Where I live now (WI) I see lots of commercials on TV for an online k-12 program that's free for families to use that allows students to be homeschooled but use the state's curriculum. I don't know anyone who's done it (none of our friends here have school-aged kids), but it's another option I suppose for home schooling that doesn't require the parents to lead classes for their kids.
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  • louxnoellelouxnoelle #patriotsnation member
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    I personally was not homeschooled so I can't give any insight as to how curriculum is dealt with, but in terms of socializing, there are at least two options that I know of:

    1) At least in my district, a homeschooled student is still eligible to try out for sports teams. I'm not sure if this applies to all extracurriculars (clubs, plays, etc.) but my friend's sister is homeschooled and plays for the local school's sports teams throughout the year.

    2) An acting student of mine is homeschooled, and her mother was telling me about how there's a little network in her area of all the homeschooled kids. Parents will post "Going to the art museum at noon on Tuesday," and others will link up with them for "field trips." It came up because she was wondering if I would be able to facilitate a drama club type of thing for them.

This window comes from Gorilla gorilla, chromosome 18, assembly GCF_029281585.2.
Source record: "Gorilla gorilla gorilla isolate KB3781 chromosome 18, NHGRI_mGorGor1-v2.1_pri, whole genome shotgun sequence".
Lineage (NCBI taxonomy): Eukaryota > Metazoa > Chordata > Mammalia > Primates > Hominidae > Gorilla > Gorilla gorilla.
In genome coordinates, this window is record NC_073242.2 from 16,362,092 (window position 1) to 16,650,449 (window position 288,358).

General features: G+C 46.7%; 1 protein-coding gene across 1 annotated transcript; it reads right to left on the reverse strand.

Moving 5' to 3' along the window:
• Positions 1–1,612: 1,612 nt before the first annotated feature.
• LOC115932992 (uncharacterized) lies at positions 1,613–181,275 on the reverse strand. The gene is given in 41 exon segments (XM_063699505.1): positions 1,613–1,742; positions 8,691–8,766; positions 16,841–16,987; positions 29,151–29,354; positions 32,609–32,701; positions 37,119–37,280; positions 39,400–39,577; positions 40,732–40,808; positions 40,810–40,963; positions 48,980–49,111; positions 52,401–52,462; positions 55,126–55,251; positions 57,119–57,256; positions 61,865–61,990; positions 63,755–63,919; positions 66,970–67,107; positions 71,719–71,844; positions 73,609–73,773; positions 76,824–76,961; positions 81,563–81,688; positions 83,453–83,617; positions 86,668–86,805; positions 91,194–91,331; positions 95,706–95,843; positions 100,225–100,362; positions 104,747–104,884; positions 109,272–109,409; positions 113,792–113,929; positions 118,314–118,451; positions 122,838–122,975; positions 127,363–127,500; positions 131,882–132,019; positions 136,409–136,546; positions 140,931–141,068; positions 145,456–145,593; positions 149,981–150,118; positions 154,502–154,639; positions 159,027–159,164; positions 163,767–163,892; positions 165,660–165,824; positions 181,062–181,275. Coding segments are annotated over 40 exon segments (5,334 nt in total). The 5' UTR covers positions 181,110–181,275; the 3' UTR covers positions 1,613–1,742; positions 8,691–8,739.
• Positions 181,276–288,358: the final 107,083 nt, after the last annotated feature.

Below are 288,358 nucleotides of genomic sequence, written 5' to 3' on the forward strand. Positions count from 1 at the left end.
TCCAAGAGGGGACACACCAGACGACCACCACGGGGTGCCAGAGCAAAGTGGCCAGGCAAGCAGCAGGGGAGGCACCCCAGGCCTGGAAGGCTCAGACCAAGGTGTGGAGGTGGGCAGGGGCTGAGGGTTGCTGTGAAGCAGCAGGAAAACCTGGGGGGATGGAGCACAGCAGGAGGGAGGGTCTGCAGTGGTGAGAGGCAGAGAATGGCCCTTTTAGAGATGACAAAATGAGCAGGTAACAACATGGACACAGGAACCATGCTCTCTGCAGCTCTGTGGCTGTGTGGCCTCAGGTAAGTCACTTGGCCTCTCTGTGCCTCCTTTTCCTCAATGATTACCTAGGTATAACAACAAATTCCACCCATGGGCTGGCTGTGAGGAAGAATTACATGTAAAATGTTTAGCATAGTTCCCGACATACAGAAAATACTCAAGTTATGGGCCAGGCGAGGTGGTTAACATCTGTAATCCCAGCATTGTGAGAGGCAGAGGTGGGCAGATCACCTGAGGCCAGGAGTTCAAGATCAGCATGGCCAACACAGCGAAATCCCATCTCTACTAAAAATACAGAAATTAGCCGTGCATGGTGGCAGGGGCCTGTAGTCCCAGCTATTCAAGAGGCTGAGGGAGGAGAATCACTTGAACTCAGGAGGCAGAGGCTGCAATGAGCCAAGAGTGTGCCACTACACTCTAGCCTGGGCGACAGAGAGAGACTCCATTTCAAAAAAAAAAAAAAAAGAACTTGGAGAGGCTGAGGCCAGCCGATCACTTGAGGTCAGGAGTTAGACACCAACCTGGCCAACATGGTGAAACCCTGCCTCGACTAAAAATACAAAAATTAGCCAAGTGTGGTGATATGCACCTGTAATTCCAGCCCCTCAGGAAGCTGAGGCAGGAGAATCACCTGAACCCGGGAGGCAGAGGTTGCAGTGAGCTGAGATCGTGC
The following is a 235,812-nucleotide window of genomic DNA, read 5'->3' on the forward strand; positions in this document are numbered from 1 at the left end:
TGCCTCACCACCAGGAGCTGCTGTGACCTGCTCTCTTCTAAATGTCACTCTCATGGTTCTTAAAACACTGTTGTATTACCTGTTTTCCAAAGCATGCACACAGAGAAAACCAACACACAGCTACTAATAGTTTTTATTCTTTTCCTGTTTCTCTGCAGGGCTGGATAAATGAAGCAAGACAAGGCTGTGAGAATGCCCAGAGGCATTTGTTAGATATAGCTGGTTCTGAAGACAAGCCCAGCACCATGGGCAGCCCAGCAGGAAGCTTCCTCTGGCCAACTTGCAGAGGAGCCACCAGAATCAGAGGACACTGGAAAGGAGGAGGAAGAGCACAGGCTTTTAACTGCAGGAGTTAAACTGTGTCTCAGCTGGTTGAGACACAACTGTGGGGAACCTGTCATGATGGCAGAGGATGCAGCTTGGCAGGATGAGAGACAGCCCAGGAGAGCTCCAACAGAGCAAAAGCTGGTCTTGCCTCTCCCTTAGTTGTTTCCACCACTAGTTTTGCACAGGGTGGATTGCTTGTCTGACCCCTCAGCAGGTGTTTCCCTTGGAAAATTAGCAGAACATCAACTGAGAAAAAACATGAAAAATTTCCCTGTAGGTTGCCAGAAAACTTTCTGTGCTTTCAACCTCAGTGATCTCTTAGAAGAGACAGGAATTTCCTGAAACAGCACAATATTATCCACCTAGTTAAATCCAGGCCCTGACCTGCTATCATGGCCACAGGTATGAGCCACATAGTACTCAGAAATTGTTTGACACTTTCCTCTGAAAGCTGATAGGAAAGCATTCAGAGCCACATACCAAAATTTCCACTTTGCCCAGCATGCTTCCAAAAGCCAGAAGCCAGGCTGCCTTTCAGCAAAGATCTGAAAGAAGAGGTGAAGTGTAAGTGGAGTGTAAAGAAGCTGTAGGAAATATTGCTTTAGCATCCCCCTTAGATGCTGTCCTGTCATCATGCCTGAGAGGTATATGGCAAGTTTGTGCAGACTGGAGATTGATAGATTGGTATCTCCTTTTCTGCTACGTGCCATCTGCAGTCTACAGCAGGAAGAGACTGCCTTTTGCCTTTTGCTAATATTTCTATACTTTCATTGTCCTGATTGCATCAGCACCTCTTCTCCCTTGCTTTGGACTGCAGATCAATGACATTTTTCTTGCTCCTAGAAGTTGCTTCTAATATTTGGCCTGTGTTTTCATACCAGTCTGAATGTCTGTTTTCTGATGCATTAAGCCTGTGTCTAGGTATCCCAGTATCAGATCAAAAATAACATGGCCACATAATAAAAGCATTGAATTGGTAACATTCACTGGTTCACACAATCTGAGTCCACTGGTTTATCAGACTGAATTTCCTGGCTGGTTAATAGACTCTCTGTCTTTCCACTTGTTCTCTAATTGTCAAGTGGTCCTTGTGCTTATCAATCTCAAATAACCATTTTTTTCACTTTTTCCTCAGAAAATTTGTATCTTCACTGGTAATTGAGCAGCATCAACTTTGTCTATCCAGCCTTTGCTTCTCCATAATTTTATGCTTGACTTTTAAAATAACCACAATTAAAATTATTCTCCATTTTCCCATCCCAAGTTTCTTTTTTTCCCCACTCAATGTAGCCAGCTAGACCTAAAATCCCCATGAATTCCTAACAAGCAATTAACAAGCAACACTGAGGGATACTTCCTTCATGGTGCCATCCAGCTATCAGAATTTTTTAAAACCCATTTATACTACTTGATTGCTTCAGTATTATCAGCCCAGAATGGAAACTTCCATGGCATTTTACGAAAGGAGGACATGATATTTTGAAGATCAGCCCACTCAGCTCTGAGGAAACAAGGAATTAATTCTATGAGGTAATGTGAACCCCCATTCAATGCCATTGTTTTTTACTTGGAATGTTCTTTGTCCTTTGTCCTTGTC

Socializing was always one of my biggest questions re: homeschooling, so I found both of these developments really interesting.
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  • hellosweetie1015hellosweetie1015 Where the skies are so blue member
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    I was homeschooled for ten years! I spent junior and senior years in a traditional setting mostly because I'd outlearned what I could be taught by my parents.

    My young elementary years were in California. The school district we were in had a fantastic program. There was a whole classroom experience that we did once a week, and a resource teacher with the district that came and checked my work once a week and did a little bit of knowledge testing to make sure I was actually learning what I was supposed to be. The district had all of their curriculum available through the classroom/resource teacher, so I was a student in the district, just educated at home.